Making Semi-Transparent Effects on Web Pages

I’ve been using semi-transparent effects on many websites that I’ve been creating for users.

For example, there is usually a main content area that has a white background.  However, the customer has specifically requested that they want to have a background image on their website that can also be seen through the white area of the content.

This is also called website opacity, graphic opacity, graphic transparency, or website transparency – amongst many other ways that it is called.

In order to get the transparent objects to work on a website, there are only a few stylesheet / CSS modifications that are needed:

opacity: 0.9;

So for example, take this image – which is used on my website as a graphic:


So in the above, I created a DIV and manually set the parameters so it would be 191 pixels wide by 61 pixels tall with a background image applied. There isn’t any opacity applied to the above.

Now, below, we will set an opacity value of 0.5 – which means it will be 50% transparent and 50% opaque:


Pretty neat eh? This can be done with any section of a website.  In essence, the opacity filter on a website will take a graphic – or even a standard color (will show that momentarily) – and make it so it has a level of transparency to it.

Here is an example of a purely black hex color (#000000) and it looks like a shade of gray.  That is because the background of this site is white – so when you put together a black color that is semi-opaque with the white background, it combines to make a gray color.  The opacity value in this example is set to 75% (0.75) – so it is 75% opaque and 25% transparent:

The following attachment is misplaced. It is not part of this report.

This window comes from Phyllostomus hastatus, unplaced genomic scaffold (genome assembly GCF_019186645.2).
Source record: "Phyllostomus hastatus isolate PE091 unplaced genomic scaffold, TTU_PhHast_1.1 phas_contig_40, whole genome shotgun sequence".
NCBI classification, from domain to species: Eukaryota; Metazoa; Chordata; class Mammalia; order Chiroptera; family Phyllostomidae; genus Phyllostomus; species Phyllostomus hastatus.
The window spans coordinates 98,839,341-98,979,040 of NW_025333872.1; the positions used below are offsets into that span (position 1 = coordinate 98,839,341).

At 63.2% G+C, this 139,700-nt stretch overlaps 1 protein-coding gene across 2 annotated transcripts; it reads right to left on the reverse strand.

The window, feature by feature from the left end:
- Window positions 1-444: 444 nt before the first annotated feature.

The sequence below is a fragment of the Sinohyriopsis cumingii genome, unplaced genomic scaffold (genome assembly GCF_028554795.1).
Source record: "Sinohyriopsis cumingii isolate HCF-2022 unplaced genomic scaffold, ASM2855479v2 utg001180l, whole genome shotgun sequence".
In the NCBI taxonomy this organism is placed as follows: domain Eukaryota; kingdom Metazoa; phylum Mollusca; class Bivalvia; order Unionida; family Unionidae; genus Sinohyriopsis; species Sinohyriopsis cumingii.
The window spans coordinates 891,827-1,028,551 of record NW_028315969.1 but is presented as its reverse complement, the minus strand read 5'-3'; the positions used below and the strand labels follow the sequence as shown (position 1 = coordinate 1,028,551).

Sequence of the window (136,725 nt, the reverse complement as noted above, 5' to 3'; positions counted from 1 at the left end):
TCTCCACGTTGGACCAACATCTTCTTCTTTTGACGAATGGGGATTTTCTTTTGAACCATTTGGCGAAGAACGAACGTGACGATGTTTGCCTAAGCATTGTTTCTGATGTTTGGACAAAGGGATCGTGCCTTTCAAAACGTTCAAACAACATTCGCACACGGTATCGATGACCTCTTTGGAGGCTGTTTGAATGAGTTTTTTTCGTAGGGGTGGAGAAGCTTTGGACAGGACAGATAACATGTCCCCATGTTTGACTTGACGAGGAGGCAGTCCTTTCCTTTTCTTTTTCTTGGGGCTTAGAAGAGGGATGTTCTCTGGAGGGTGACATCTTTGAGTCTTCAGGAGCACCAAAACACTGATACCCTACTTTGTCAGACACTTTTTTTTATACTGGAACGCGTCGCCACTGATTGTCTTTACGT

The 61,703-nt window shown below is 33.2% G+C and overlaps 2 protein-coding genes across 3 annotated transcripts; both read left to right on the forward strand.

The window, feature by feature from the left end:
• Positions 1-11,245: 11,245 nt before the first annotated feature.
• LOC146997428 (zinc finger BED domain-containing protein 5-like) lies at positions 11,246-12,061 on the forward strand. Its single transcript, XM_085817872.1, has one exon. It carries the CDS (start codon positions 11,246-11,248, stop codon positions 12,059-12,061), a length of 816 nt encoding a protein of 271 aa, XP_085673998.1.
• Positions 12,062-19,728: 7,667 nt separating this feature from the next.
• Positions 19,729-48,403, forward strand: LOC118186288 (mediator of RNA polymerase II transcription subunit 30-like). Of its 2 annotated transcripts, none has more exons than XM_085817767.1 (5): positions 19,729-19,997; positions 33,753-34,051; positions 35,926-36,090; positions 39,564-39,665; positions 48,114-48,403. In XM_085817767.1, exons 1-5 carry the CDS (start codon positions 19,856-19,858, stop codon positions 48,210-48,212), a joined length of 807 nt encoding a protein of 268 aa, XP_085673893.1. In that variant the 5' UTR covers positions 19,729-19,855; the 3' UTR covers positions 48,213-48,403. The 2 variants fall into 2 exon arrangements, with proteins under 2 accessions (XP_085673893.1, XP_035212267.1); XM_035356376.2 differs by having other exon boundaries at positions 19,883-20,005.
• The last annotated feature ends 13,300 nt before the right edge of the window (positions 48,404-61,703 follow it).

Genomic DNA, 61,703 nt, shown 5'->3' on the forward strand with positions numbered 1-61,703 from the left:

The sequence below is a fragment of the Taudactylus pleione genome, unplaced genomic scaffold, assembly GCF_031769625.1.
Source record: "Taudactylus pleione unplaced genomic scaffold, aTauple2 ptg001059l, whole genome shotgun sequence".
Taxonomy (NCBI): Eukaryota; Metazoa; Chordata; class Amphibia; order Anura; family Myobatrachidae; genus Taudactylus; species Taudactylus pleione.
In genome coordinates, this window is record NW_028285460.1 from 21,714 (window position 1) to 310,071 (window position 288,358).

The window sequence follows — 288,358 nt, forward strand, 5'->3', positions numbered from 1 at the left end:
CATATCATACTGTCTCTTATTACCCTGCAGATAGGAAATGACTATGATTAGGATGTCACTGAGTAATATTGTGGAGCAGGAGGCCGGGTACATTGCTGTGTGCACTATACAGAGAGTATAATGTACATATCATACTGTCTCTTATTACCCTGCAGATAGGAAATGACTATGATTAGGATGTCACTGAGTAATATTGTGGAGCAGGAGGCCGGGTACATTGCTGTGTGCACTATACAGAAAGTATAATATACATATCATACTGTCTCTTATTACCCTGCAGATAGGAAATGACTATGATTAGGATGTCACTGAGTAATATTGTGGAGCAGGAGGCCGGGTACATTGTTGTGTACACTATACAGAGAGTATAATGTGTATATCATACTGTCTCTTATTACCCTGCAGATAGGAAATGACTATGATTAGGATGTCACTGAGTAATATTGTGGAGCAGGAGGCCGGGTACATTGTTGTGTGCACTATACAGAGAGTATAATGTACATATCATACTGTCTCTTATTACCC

Alright, let’s do one more example that may be more of a hands-on task.  In general when I do website design, I will create a “body” section in a CSS file.  Let’s set the CSS to this:

body {
        margin: 0px 0px 0px 0px;
        background-image: url(‘’) repeat-x;

This will set the overall background for the website (in this case – the background of this website you are viewing now with the blue).

Then, another piece of CSS code will actually make the content area of the website itself – which in the case of this page, the white area you are viewing now:

content {
        margin: 0px auto;
        width: 700px;
        background: #ffffff;

In the “content” section of the CSS file, it says that the content area will be 700 pixels wide and it will be centered on the page (hence the margin 0px auto – as described in a previous post).  It also says the background will be all white – BUT it will have an opacity of 50%.  This will allow some of the background-image indicated in the “body” section above to bleed through over the top.  While the below example doesn’t show the full-size 700 pixel width, this will give you a general idea:


This is the content area of the site. Notice the “bleeding through” of the background image over the top of this white section. Opacity is set to 50%.


This is the content area of the site. Notice the “bleeding through” of the background image over the top of this white section. Opacity is set to 75%.


This is the content area of the site. Notice the “bleeding through” of the background image over the top of this white section. Opacity is set to 25%.


So in the above example, that shows you hands-on uses for using transparent or opaque objects in websites. The above gives you the full example of having a background image applied – and then having a certain opacity set to the content area of the site where the text might be. The various shades of opacity used above include 50%, 75%, and then 25% – so you can see the difference.

As discussed, you can use the opacity or transparent filter on any object on the website.  If you want to make a background image be a little lighter than the original graphic, apply the transparent effect.  If you want a content area to have a background image overlay like in the above, it can be done.  If you simply want to change a shade of a color (like the black color above), you can use opacity to change the hue.

There certainly are many uses for allowing you to make use of these transparent stylesheet properties – and add an extra design dimension to your site!